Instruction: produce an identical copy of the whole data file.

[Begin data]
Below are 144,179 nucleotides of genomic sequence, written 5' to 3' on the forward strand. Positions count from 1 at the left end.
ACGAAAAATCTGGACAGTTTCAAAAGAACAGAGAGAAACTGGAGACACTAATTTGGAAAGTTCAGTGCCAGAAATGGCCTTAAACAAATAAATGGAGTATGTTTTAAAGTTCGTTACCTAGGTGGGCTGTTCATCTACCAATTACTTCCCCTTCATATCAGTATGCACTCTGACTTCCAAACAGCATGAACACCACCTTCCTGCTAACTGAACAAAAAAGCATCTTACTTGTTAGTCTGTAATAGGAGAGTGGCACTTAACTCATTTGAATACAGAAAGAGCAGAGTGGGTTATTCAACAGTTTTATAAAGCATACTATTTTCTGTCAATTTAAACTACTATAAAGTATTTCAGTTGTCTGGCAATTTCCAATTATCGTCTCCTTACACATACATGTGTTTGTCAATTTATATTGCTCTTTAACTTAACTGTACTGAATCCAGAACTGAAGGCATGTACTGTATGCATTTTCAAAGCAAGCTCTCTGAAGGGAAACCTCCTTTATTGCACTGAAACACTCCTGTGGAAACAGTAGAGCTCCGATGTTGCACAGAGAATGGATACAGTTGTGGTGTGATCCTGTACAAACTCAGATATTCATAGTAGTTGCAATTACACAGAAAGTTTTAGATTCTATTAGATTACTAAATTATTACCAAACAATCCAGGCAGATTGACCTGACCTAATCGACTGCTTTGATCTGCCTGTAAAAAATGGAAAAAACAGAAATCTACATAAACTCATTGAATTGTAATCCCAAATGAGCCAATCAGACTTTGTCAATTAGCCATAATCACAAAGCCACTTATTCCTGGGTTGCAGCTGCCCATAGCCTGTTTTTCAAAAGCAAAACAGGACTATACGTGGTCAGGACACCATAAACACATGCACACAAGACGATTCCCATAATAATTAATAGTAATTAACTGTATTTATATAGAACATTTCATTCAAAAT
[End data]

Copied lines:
Below are 144,179 nucleotides of genomic sequence, written 5' to 3' on the forward strand. Positions count from 1 at the left end.
ACGAAAAATCTGGACAGTTTCAAAAGAACAGAGAGAAACTGGAGACACTAATTTGGAAAGTTCAGTGCCAGAAATGGCCTTAAACAAATAAATGGAGTATGTTTTAAAGTTCGTTACCTAGGTGGGCTGTTCATCTACCAATTACTTCCCCTTCATATCAGTATGCACTCTGACTTCCAAACAGCATGAACACCACCTTCCTGCTAACTGAACAAAAAAGCATCTTACTTGTTAGTCTGTAATAGGAGAGTGGCACTTAACTCATTTGAATACAGAAAGAGCAGAGTGGGTTATTCAACAGTTTTATAAAGCATACTATTTTCTGTCAATTTAAACTACTATAAAGTATTTCAGTTGTCTGGCAATTTCCAATTATCGTCTCCTTACACATACATGTGTTTGTCAATTTATATTGCTCTTTAACTTAACTGTACTGAATCCAGAACTGAAGGCATGTACTGTATGCATTTTCAAAGCAAGCTCTCTGAAGGGAAACCTCCTTTATTGCACTGAAACACTCCTGTGGAAACAGTAGAGCTCCGATGTTGCACAGAGAATGGATACAGTTGTGGTGTGATCCTGTACAAACTCAGATATTCATAGTAGTTGCAATTACACAGAAAGTTTTAGATTCTATTAGATTACTAAATTATTACCAAACAATCCAGGCAGATTGACCTGACCTAATCGACTGCTTTGATCTGCCTGTAAAAAATGGAAAAAACAGAAATCTACATAAACTCATTGAATTGTAATCCCAAATGAGCCAATCAGACTTTGTCAATTAGCCATAATCACAAAGCCACTTATTCCTGGGTTGCAGCTGCCCATAGCCTGTTTTTCAAAAGCAAAACAGGACTATACGTGGTCAGGACACCATAAACACATGCACACAAGACGATTCCCATAATAATTAATAGTAATTAACTGTATTTATATAGAACATTTCATTCAAAAT